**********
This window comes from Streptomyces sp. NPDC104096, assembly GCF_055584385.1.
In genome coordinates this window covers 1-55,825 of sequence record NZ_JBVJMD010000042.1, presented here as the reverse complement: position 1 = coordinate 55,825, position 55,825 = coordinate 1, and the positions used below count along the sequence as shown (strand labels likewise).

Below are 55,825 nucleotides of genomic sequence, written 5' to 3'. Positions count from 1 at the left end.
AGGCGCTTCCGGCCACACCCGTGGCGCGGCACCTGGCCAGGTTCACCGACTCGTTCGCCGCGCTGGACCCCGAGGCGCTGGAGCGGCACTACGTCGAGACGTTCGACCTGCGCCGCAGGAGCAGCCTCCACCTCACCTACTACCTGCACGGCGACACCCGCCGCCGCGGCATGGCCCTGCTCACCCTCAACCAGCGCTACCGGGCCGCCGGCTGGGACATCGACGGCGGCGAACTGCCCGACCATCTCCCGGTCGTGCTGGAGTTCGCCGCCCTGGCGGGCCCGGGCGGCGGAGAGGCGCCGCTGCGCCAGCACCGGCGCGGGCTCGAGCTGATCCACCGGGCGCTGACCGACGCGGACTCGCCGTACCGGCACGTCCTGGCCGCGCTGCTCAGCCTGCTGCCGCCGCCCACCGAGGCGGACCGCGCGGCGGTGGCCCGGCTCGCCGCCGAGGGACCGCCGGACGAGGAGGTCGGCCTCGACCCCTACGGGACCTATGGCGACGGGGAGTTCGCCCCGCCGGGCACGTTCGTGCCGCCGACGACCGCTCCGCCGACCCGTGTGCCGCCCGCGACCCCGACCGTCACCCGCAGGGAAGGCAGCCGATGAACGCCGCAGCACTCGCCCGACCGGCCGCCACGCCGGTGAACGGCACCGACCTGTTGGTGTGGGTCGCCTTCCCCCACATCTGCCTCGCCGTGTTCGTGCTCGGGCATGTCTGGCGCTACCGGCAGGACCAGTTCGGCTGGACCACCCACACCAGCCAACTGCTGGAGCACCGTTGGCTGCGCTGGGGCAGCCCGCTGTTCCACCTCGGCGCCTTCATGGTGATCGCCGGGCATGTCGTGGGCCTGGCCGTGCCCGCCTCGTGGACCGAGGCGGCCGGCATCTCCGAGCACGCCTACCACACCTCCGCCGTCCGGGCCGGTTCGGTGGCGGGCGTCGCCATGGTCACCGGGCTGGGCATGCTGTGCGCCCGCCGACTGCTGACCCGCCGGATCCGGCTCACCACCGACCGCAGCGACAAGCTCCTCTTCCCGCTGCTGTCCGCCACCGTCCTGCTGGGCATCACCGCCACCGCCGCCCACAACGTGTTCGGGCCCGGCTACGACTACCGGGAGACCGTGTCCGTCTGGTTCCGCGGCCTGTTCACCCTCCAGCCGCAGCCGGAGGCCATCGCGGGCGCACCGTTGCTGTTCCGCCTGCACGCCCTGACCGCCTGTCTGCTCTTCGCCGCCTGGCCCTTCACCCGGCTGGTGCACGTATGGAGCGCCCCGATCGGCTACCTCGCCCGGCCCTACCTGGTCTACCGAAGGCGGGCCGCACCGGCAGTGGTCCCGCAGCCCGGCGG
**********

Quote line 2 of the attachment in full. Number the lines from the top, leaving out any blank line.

In genome coordinates this window covers 1-55,825 of sequence record NZ_JBVJMD010000042.1, presented here as the reverse complement: position 1 = coordinate 55,825, position 55,825 = coordinate 1, and the positions used below count along the sequence as shown (strand labels likewise).